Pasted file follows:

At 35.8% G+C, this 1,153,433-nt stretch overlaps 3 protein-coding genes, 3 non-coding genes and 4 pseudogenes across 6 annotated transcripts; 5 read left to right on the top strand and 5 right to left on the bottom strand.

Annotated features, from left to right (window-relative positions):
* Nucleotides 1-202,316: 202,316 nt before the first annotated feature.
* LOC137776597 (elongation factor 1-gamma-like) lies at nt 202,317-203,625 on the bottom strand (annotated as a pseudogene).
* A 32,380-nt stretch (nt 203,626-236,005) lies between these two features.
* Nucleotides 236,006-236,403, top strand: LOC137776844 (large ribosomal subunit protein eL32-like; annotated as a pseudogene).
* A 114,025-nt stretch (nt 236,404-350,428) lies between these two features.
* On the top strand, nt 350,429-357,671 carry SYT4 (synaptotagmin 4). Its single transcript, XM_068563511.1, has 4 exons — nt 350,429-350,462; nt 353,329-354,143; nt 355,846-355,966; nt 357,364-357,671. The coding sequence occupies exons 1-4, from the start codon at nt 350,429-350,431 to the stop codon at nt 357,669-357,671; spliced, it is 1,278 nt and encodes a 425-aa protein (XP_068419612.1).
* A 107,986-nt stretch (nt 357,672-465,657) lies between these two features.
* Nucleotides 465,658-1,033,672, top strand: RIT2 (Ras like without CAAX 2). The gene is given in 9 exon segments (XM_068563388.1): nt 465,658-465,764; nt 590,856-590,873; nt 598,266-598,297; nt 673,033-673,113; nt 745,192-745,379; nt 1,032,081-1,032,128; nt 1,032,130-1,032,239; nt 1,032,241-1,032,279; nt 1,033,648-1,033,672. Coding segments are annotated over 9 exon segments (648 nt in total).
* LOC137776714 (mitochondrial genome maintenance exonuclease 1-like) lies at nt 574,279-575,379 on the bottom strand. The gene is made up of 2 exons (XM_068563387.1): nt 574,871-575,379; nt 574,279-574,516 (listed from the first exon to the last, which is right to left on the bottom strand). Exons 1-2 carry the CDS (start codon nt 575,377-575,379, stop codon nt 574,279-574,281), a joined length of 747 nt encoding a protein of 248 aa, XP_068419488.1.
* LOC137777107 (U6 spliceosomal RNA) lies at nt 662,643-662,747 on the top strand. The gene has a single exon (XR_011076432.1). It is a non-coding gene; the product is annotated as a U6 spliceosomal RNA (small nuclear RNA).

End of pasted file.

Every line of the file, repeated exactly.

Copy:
At 35.8% G+C, this 1,153,433-nt stretch overlaps 3 protein-coding genes, 3 non-coding genes and 4 pseudogenes across 6 annotated transcripts; 5 read left to right on the top strand and 5 right to left on the bottom strand.

Annotated features, from left to right (window-relative positions):
* Nucleotides 1-202,316: 202,316 nt before the first annotated feature.
* LOC137776597 (elongation factor 1-gamma-like) lies at nt 202,317-203,625 on the bottom strand (annotated as a pseudogene).
* A 32,380-nt stretch (nt 203,626-236,005) lies between these two features.
* Nucleotides 236,006-236,403, top strand: LOC137776844 (large ribosomal subunit protein eL32-like; annotated as a pseudogene).
* A 114,025-nt stretch (nt 236,404-350,428) lies between these two features.
* On the top strand, nt 350,429-357,671 carry SYT4 (synaptotagmin 4). Its single transcript, XM_068563511.1, has 4 exons — nt 350,429-350,462; nt 353,329-354,143; nt 355,846-355,966; nt 357,364-357,671. The coding sequence occupies exons 1-4, from the start codon at nt 350,429-350,431 to the stop codon at nt 357,669-357,671; spliced, it is 1,278 nt and encodes a 425-aa protein (XP_068419612.1).
* A 107,986-nt stretch (nt 357,672-465,657) lies between these two features.
* Nucleotides 465,658-1,033,672, top strand: RIT2 (Ras like without CAAX 2). The gene is given in 9 exon segments (XM_068563388.1): nt 465,658-465,764; nt 590,856-590,873; nt 598,266-598,297; nt 673,033-673,113; nt 745,192-745,379; nt 1,032,081-1,032,128; nt 1,032,130-1,032,239; nt 1,032,241-1,032,279; nt 1,033,648-1,033,672. Coding segments are annotated over 9 exon segments (648 nt in total).
* LOC137776714 (mitochondrial genome maintenance exonuclease 1-like) lies at nt 574,279-575,379 on the bottom strand. The gene is made up of 2 exons (XM_068563387.1): nt 574,871-575,379; nt 574,279-574,516 (listed from the first exon to the last, which is right to left on the bottom strand). Exons 1-2 carry the CDS (start codon nt 575,377-575,379, stop codon nt 574,279-574,281), a joined length of 747 nt encoding a protein of 248 aa, XP_068419488.1.
* LOC137777107 (U6 spliceosomal RNA) lies at nt 662,643-662,747 on the top strand. The gene has a single exon (XR_011076432.1). It is a non-coding gene; the product is annotated as a U6 spliceosomal RNA (small nuclear RNA).